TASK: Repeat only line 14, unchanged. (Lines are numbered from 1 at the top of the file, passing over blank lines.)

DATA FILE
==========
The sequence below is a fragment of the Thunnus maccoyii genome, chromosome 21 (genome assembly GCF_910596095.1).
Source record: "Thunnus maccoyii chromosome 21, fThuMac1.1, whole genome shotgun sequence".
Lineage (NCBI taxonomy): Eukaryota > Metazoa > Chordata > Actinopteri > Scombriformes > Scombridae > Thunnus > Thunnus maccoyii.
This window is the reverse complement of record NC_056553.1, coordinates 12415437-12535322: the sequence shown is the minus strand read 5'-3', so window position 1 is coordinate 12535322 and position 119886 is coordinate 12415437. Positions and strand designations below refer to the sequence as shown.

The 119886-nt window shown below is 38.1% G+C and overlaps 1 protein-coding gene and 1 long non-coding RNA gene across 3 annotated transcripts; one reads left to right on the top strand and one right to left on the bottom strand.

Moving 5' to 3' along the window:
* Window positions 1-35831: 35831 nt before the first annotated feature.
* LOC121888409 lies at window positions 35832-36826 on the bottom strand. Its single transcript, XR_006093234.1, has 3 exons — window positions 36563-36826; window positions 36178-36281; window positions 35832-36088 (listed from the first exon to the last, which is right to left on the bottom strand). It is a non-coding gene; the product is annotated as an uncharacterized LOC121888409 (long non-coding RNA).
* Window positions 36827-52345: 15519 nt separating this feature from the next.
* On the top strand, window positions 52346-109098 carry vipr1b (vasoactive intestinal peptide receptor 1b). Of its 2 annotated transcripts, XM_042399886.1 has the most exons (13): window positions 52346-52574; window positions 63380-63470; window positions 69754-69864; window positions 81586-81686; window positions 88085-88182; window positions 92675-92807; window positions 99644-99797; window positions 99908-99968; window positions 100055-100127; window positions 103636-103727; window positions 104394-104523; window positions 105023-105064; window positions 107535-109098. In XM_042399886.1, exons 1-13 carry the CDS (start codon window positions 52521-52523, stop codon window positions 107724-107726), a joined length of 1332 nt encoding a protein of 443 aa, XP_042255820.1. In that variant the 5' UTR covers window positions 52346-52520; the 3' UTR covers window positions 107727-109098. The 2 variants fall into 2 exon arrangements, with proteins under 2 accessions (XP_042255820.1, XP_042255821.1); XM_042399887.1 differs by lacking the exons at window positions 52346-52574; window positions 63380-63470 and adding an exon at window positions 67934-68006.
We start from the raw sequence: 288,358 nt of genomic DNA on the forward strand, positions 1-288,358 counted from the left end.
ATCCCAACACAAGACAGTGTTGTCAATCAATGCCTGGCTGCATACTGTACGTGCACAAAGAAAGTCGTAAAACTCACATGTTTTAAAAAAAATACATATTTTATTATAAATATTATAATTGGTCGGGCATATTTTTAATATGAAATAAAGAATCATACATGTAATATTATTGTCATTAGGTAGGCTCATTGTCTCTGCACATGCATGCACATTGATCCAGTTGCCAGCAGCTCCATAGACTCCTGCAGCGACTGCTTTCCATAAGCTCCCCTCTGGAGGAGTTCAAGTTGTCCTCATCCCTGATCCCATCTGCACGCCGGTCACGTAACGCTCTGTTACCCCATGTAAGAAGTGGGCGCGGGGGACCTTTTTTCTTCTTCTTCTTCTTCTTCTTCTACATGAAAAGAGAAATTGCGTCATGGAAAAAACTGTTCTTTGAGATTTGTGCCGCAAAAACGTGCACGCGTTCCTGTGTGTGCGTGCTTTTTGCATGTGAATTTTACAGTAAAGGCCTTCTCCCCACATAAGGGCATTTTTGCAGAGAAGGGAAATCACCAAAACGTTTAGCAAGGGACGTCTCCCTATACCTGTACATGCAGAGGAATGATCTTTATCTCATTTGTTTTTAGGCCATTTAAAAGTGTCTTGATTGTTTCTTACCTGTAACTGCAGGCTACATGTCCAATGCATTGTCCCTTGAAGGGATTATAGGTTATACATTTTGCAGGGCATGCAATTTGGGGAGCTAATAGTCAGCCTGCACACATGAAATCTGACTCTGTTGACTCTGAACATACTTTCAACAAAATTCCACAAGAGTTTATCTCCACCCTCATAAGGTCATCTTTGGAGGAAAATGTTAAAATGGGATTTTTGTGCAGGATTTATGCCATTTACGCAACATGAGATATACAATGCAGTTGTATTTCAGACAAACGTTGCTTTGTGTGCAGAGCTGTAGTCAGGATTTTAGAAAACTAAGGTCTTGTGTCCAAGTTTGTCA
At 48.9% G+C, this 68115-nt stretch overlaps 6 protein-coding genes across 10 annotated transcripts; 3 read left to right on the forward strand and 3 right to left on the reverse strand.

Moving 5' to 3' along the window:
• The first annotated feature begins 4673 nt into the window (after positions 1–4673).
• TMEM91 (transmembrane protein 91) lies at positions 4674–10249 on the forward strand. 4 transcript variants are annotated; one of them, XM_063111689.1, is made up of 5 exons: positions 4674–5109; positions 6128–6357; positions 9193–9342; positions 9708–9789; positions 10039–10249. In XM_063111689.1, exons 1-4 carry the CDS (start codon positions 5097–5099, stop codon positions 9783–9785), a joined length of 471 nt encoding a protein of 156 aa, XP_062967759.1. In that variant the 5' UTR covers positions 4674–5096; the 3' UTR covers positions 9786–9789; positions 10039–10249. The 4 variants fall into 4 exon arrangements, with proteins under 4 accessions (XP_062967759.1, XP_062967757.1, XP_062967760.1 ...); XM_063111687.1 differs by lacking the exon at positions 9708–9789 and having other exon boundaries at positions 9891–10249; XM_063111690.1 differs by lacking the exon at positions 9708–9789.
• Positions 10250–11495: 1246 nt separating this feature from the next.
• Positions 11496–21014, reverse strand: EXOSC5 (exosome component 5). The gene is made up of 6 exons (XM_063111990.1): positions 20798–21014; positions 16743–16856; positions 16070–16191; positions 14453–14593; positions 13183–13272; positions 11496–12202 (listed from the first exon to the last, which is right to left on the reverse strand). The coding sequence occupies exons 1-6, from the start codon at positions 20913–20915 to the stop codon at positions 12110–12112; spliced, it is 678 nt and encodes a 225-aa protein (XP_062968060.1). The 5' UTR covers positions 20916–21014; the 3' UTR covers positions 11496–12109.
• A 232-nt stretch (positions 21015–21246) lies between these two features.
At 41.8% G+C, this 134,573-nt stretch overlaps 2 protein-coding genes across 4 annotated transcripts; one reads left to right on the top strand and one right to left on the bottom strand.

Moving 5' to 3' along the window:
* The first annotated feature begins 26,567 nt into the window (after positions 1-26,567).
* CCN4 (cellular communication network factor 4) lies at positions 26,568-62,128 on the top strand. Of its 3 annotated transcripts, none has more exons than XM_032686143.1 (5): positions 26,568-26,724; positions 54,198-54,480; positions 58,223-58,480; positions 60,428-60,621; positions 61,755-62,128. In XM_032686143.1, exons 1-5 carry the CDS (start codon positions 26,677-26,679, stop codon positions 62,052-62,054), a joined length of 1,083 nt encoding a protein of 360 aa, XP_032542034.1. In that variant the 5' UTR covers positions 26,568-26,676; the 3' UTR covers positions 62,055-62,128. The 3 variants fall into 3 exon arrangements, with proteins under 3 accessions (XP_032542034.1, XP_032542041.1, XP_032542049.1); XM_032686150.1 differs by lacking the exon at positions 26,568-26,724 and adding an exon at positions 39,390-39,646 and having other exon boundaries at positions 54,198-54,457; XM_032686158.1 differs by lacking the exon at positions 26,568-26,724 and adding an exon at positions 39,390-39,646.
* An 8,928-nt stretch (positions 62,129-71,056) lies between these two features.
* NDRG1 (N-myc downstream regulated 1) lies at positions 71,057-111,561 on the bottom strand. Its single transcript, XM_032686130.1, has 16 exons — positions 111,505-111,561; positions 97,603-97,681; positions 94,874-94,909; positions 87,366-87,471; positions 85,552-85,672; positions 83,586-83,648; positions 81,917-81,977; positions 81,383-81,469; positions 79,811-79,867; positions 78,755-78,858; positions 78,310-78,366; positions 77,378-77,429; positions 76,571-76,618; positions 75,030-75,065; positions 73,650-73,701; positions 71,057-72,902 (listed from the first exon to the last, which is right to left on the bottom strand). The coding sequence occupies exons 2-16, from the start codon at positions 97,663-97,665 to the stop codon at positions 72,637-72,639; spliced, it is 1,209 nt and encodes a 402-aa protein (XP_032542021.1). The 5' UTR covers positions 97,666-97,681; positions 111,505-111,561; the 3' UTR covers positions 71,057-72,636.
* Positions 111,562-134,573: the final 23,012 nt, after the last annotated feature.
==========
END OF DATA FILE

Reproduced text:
Moving 5' to 3' along the window: